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(We're talking about establishing a digital identity here at GradHacker this week. Stay tuned to our social media accounts on Twitter and Facebook today for a special giveaway!)


Katie Shives is a PhD candidate in Microbiology at the University of Colorado. Her professional and science writing can all be found on her portfolio site,




With so many people pursuing PhDs today it can be hard to differentiate yourself from other students in your discipline. If you want to stand out professionally and improve your writing skills, try starting a blog! Writing your own blog is an excellent way to engage with your professional field at large or to maintain a side interest or specialty outside of your graduate studies. Even better, having a publicly visible blog gives you the opportunity to craft your own image online and have a degree of control over your digital identity that you just won’t get with most social media platforms. Many available blogging platforms like WordPress, Blogger, and newer platforms like Medium are all designed for people with no coding experience to hop in and starting building sites, which is great for busy grad students who don’t have time to learn how to code.



What Are The Professional Benefits of Blogging?:


Show your skills and establish expertise.

In many ways a blog is like having a public archive of your graduate work. With all the effort we put into our graduate studies, show off all that effort and scholarly activity to a wider audience.


Blogging also provides you with a platform to demonstrate that you know where your work fits into the field and how it relates to trends in the field. This is important, as you can use your blog to show, not just tell, potential employers that you have a wider understanding of your dissertation topic and that you can speak to elements outside of your direct area of study. This is an incredibly valuable skill, especially if you intend to pursue


Increased Visibility.

What happens if you do a Google search for you name? Go check. Are all of these results what you want potential employers to see? Even if you don’t have embarrassing photos on social media, having a blog can improve search rankings by tying your name to the content that you create. Having positive results that you can control on the internet is a huge advantage compared to a collection of your Facebook and LinkedIn activity.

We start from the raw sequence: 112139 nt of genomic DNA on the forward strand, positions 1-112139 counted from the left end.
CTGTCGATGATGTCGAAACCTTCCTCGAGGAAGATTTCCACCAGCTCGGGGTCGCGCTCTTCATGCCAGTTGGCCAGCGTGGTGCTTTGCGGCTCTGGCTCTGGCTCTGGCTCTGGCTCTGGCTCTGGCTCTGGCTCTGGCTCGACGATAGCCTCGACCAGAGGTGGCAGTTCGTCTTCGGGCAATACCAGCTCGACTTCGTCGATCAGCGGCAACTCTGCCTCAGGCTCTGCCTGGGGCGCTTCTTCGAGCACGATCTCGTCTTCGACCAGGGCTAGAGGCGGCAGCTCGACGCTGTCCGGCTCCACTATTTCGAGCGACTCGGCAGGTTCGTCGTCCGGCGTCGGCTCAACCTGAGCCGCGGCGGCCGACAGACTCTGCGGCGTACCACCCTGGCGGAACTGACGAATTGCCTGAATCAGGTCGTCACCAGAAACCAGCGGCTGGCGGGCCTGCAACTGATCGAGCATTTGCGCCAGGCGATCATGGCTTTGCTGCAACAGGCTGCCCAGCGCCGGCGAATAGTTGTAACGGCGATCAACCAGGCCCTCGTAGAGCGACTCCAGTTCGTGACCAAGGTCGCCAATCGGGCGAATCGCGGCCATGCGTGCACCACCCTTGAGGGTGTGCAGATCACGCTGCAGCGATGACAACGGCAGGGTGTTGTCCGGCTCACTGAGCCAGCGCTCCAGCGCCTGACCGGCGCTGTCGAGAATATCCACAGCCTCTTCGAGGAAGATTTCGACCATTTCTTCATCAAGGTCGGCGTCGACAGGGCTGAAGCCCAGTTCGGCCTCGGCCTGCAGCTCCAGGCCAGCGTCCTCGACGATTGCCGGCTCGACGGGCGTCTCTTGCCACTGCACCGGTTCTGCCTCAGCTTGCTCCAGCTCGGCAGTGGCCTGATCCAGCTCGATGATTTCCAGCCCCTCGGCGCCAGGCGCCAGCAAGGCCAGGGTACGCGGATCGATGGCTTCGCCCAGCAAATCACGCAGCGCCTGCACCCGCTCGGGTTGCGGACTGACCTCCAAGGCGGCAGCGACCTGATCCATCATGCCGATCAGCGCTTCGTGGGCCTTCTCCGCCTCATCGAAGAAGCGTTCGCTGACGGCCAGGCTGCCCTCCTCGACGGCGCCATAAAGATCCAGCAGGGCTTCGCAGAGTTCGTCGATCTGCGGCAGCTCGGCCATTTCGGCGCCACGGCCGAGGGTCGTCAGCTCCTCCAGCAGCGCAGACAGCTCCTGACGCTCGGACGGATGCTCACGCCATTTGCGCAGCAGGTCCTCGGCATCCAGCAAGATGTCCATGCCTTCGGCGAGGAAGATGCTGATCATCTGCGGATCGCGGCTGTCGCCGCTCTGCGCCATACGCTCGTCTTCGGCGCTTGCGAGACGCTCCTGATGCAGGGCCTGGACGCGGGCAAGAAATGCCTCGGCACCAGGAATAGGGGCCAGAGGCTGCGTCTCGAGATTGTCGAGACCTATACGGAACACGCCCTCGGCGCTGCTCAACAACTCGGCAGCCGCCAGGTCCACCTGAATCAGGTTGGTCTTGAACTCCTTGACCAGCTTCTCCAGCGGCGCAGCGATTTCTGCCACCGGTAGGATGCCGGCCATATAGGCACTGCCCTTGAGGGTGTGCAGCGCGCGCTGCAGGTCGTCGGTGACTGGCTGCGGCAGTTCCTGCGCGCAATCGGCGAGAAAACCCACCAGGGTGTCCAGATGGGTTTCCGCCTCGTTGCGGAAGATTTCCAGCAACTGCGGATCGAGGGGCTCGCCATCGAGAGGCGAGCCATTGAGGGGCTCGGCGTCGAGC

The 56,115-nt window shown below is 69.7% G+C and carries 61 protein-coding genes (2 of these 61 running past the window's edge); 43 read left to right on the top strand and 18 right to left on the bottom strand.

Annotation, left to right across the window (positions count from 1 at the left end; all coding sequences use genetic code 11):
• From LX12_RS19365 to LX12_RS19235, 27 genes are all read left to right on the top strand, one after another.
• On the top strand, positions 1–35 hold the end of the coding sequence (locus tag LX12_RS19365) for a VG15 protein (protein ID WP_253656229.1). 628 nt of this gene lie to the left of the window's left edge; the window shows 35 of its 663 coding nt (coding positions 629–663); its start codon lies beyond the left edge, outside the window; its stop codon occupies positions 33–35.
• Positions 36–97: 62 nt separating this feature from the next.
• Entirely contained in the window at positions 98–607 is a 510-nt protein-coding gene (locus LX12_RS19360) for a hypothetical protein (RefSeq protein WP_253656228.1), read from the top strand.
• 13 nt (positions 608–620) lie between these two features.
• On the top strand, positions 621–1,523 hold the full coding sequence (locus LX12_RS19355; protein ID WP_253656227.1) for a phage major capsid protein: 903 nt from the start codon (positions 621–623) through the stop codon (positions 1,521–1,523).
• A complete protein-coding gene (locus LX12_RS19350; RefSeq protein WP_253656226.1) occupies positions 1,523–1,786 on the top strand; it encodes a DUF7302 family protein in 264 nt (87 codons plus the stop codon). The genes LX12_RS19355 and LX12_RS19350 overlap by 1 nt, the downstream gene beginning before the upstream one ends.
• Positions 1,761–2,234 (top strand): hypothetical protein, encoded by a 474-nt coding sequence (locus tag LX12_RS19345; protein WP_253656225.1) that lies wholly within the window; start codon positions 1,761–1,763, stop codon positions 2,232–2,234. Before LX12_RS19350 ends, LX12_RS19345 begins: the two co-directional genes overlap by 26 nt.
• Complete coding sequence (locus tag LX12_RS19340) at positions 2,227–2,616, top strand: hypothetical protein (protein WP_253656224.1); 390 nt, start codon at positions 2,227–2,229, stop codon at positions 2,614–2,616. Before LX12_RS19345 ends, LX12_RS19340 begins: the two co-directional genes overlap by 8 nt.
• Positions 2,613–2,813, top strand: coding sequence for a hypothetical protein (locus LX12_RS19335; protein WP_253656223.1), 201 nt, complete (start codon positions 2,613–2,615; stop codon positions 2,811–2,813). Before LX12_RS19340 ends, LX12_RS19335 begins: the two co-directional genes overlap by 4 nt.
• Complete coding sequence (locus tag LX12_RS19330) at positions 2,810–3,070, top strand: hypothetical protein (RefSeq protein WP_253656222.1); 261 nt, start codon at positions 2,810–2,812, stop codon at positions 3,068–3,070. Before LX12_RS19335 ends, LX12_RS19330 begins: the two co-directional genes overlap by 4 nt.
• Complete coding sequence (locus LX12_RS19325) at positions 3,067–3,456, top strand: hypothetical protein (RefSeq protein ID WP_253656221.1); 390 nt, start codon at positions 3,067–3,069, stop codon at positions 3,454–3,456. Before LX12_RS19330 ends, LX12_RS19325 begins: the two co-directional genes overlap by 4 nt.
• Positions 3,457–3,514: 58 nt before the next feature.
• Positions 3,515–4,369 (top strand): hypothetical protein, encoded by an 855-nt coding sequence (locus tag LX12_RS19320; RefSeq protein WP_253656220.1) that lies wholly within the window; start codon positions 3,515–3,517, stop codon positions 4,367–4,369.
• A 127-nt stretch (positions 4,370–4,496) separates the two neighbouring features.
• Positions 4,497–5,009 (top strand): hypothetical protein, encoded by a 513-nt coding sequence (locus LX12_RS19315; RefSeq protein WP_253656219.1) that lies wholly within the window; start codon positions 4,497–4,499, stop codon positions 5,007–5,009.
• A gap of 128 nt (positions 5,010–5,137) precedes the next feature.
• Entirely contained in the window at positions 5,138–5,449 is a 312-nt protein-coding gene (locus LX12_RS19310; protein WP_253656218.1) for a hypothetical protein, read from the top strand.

It sets you apart from other applicants.

Having a blog can help when you start looking for employment after graduate school, especially if you are going the non-academic route. Blogging shows that you have taken the time to learn how to write for a wider, non-academic audience and allows you to establish a unique brand that sets you apart from other applicants with a similar education.




So what’s holding you back?


Here are three of the most common objections to starting a blog (hint: none of these should stop you!)


“Writing takes time.”

Do enough scholarly writing and you will begin to feel like every writing project takes weeks of agonizing effort, editing, and revisions. Not so with blog posts! It can be incredibly liberating to write 400 words on a topic that you are interested in and publish it to your blog; no peer review necessary. (Sorry reviewer #3!)


Plus, as you practice writing you will get faster. GradHacker columns used to take me days to put together; now I can draft a full post and start in on editing in the same day. Even more important is that my scholarly writing has improved from all the practice I have gotten from blogging.


“Writing is hard.”

Practice makes it much easier, and the effort you put into writing for your blog will sharpen the writing skills that you use in your graduate degree. Writing blog posts is a different format than writing a peer-reviewed journal article, but both are still writing. Think of blog posts as cross-training exercises for your scholarly writing.


“Doesn’t it cost money to have a website?”

Yes, but it is not prohibitive! I’ve personally used WordPress for over 4 years and pay less than $30 to host my own domain using a free template. This means I’ve had to give up a little over $2 a month to maintain my site; that’s a single coffee per month. It is absolutely worth the investment in yourself and your career (and this is coming from someone who LOVES her coffee).


For those of you who want to establish a digital identity and take control of how you present yourself, a blog is a fantastic starting point. There will be more work involved in maintaining a blog, but you only have to take on as much as you want. Once a month is plenty when you’re starting out, there is always the opportunity to do as much or as little as you want. It’s your project after all!


Have any of you started a blog in graduate school? What was your experience like? Share your stories in the comments section below!


[Image from NOGRAN s.r.o., used under Creative Commons license]

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